While Hollywood lingers in sad confusion over the shocking death of one of its most accomplished directors, Tony Scott, the rest of us are left remembering some his greatest contributions to cinema over his long and storied career. Although Tony Scott did not receive the same artistic accolades as brother Ridley, many of his films reached their own iconic stature, creating genres of their own and developing near cult followings. However, amongst his many incredible works, five films in particular stand out for me as truly impressive works of cinema.
Written by Quentin Taratino and Roger Avary and released in 1993, True Romance was a film that was arguably ahead of its time. With one of the most jammed packed casts in Hollywood history- Christian Slater, Christopher Walken, Gary Oldman, Denis Hopper, Val Kilmer, Patricia Arquette, and a young Brad Pitt and James Gandolfini- True Romance helped launch the careers of a number of future stars as well as add to the legacies of some of Hollywood’s elite. The classic story of boy meets prostitute, robs drug dealer, moves to Hollywood to sell the drug dealer’s cocaine, and escapes one of the bloodiest shootouts in film history did not immediately resonate with American audiences. But in the years since, True Romance has become a household classic that rivals all great American Dream tales.
Man on Fire
One of many films that Tony Scott and Denzel Washington collaborated on, Man on Fire is probably the greatest revenge films in the history of movies. While slow in the beginning, all of the mysterious exposition of Denzel Washington’s character, Creasy, and his violent CIA past, is well worth the set up for Creasy’s eventual rampage after the kidnapping of the girl (a slightly less than usually annoying Dakota Fanning) that he was hired to protect. Although there are some other decent supporting roles in the film, most notably Christopher Walken, Washington steals the show. He is far more terrifying and enthralling than his Oscar-winning role as a corrupt cop in Training Day. However, the film is also brilliantly shot by Scott, and is probably his most original directorial efforts. With hazy, quick shot, rewound and sped up scenes (this will make sense if you seen it), Scott successfully captures the dark underbelly of Mexican crime and the violence necessary to combat it.
Days of Thunder
I know, I know. Days of Thunder? Really? A serious film about NASCAR racing? However, I’m willing to argue that the dramatic increase in popularity of NASCAR through the 90s and ascent to America’s most popular sport could be directly connected to this film. Granted, I’ve never watched a NASCAR race for more than ten seconds, but I have to imagine this film influenced a lot of people to tune in for at least a minute or so, maybe even converting some completely. With some of the best racecar driving footage ever captured on film, Days of Thunder is a high octane, revved up, gear shifting, add your racecar adjective here movie that proved that if you add good-looking people, melodramatic dialogue, Robert Duvall drinking moonshine, and cars racing and occasionally crashing and exploding, then any movie can be successful. It’s amazing more films haven't followed this formula. Seriously though, the movie has Tom Cruise, Nicole Kidman, Duvall, a young John C. Reilly, and a pre-insane Randy Quaid. That has to count for something.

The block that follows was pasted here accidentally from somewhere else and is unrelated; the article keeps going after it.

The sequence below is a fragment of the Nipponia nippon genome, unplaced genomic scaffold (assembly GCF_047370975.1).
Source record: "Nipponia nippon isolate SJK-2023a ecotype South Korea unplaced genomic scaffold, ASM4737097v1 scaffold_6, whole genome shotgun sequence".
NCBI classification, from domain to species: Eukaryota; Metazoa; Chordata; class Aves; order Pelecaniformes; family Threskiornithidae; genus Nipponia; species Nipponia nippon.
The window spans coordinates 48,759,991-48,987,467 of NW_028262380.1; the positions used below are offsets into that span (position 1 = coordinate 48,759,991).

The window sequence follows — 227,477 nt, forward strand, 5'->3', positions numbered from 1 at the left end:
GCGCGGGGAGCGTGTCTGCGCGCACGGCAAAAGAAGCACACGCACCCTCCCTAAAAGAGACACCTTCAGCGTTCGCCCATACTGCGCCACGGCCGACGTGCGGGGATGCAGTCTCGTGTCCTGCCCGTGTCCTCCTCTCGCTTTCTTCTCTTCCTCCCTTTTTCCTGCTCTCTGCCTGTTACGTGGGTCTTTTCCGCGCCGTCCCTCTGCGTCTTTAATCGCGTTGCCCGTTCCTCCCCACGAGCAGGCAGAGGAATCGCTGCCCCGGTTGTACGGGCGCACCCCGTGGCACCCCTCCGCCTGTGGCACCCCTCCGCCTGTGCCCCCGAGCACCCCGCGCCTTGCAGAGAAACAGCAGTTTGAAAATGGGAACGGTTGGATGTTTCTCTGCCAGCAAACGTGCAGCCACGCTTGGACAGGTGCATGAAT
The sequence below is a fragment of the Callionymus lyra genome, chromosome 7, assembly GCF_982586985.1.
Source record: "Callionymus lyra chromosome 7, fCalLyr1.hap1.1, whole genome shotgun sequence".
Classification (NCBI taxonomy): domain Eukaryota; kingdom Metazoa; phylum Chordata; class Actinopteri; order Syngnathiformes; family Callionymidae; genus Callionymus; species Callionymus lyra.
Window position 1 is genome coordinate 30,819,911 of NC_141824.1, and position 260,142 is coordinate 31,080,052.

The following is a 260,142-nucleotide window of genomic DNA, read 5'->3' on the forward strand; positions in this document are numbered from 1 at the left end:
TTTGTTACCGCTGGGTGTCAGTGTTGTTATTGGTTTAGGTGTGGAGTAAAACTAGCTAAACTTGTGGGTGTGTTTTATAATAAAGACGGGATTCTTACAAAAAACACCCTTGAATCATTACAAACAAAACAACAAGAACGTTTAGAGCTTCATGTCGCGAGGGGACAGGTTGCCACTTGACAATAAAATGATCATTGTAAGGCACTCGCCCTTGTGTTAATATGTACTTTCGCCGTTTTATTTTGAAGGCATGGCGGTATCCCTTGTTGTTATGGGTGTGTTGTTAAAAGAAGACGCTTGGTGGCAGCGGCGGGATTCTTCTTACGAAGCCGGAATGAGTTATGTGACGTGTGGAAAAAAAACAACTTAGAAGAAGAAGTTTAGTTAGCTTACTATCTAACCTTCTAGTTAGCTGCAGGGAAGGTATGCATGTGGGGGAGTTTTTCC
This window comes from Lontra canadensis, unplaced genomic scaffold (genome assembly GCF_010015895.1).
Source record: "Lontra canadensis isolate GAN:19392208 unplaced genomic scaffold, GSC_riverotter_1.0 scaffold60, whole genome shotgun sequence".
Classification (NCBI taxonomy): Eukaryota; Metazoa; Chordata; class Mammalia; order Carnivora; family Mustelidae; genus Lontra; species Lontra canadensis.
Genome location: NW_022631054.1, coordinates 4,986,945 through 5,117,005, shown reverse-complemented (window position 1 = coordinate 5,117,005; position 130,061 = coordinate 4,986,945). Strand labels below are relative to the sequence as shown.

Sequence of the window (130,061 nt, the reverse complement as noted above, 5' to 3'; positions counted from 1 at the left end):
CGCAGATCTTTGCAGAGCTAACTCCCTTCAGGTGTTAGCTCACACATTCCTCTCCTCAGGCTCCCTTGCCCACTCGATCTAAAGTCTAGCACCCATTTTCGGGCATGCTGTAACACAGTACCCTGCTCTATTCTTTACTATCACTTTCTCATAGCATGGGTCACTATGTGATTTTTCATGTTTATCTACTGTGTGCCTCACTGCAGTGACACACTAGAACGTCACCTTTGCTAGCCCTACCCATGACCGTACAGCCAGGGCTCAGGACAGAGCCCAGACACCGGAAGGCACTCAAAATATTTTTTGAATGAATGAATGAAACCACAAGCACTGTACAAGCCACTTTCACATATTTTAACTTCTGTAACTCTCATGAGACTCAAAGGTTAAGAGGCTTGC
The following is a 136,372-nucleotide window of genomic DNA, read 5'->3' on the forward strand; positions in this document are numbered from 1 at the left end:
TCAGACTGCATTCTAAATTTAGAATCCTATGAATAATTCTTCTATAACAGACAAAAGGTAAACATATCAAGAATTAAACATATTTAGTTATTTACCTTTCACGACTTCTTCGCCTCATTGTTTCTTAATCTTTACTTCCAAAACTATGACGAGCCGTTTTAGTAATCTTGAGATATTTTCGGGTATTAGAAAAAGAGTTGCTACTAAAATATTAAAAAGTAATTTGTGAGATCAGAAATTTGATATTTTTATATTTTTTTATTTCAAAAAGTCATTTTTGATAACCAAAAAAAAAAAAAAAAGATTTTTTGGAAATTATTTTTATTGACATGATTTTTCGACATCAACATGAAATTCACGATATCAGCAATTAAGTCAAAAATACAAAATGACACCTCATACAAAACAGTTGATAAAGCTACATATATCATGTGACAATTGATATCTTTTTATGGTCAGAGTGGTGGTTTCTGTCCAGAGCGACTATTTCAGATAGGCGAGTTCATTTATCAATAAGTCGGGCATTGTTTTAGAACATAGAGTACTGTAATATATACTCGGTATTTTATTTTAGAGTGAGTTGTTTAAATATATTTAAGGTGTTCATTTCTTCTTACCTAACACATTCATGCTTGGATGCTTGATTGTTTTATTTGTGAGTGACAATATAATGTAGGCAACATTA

One of his more serious films, Crimson Tide, starring Denzel Washington and Gene Hackman, is one of the better movies about the military, nuclear arms, and the concept of authority. Filmed in the tight quarters of a nuclear submarine, Crimson Tide paired two of Hollywood’s greatest actors in one of the greatest showdowns in film history. A young Lt. Commander, Denzel Washington, and an aging legend, Gene Hackman, square off against one another on the same vessel they were both sworn to command. Although there is some underwater action and a few small coups, the real genius of the film is the intensity of Washington and Hackman as they battle for control of the sub and attempt to properly manage the impending nuclear holocaust. However, it’s been said before that behind every great acting performance, there is a great director.
Saving the best for last, Top Gun, for all its cheesy fist pumping, motorcycle riding, tower flybying, teeth biting, chest inflating, F-14 inverting, Goose singing, shirtless volleyball playing antics, is actually the film that launched Tony Scott into stardom. And while truly ridiculous to many, if watched enough times, the film actually manages to transcend criticism and achieve a stature few movies have ever acquired. Ice cold, no mistakes. In college, my roommates and I actually watched Top Gun six times in one day. Nearly twelve hours of our lives dedicated to a single pursuit of unparalleled understanding. Who says appreciation for art is dead? Granted there was a lot of alcohol involved, but that doesn’t take away from the fact that Top Gun is unquestionably one of the greatest contributions to American cinema known to man.
Patrick Edmonds is a co-founder, editor, and writer for/of The Lunch Break. His passions include Food, Arts & Entertainment, and Education. You can follow Patrick Edmonds on facebook and on Twitter @patrickedmonds1.